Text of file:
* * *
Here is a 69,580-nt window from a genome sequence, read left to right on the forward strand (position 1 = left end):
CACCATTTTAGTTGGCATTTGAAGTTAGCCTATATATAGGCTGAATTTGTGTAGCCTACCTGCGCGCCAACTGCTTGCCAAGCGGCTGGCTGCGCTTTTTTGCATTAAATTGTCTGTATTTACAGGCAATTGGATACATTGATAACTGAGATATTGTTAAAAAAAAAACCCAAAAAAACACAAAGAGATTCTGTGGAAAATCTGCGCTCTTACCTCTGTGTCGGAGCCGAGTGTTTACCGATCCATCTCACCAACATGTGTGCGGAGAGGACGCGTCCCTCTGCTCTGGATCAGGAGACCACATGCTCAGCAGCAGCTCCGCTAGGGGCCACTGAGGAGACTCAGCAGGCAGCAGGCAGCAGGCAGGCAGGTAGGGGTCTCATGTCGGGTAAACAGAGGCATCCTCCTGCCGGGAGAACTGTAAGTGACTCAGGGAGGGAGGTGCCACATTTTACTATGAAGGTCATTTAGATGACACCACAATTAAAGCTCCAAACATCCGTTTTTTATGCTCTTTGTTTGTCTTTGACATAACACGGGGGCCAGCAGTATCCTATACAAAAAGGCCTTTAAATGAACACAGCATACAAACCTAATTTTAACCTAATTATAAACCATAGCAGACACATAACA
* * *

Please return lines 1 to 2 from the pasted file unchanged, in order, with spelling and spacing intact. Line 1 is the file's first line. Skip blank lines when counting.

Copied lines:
Here is a 69,580-nt window from a genome sequence, read left to right on the forward strand (position 1 = left end):
CACCATTTTAGTTGGCATTTGAAGTTAGCCTATATATAGGCTGAATTTGTGTAGCCTACCTGCGCGCCAACTGCTTGCCAAGCGGCTGGCTGCGCTTTTTTGCATTAAATTGTCTGTATTTACAGGCAATTGGATACATTGATAACTGAGATATTGTTAAAAAAAAAACCCAAAAAAACACAAAGAGATTCTGTGGAAAATCTGCGCTCTTACCTCTGTGTCGGAGCCGAGTGTTTACCGATCCATCTCACCAACATGTGTGCGGAGAGGACGCGTCCCTCTGCTCTGGATCAGGAGACCACATGCTCAGCAGCAGCTCCGCTAGGGGCCACTGAGGAGACTCAGCAGGCAGCAGGCAGCAGGCAGGCAGGTAGGGGTCTCATGTCGGGTAAACAGAGGCATCCTCCTGCCGGGAGAACTGTAAGTGACTCAGGGAGGGAGGTGCCACATTTTACTATGAAGGTCATTTAGATGACACCACAATTAAAGCTCCAAACATCCGTTTTTTATGCTCTTTGTTTGTCTTTGACATAACACGGGGGCCAGCAGTATCCTATACAAAAAGGCCTTTAAATGAACACAGCATACAAACCTAATTTTAACCTAATTATAAACCATAGCAGACACATAACA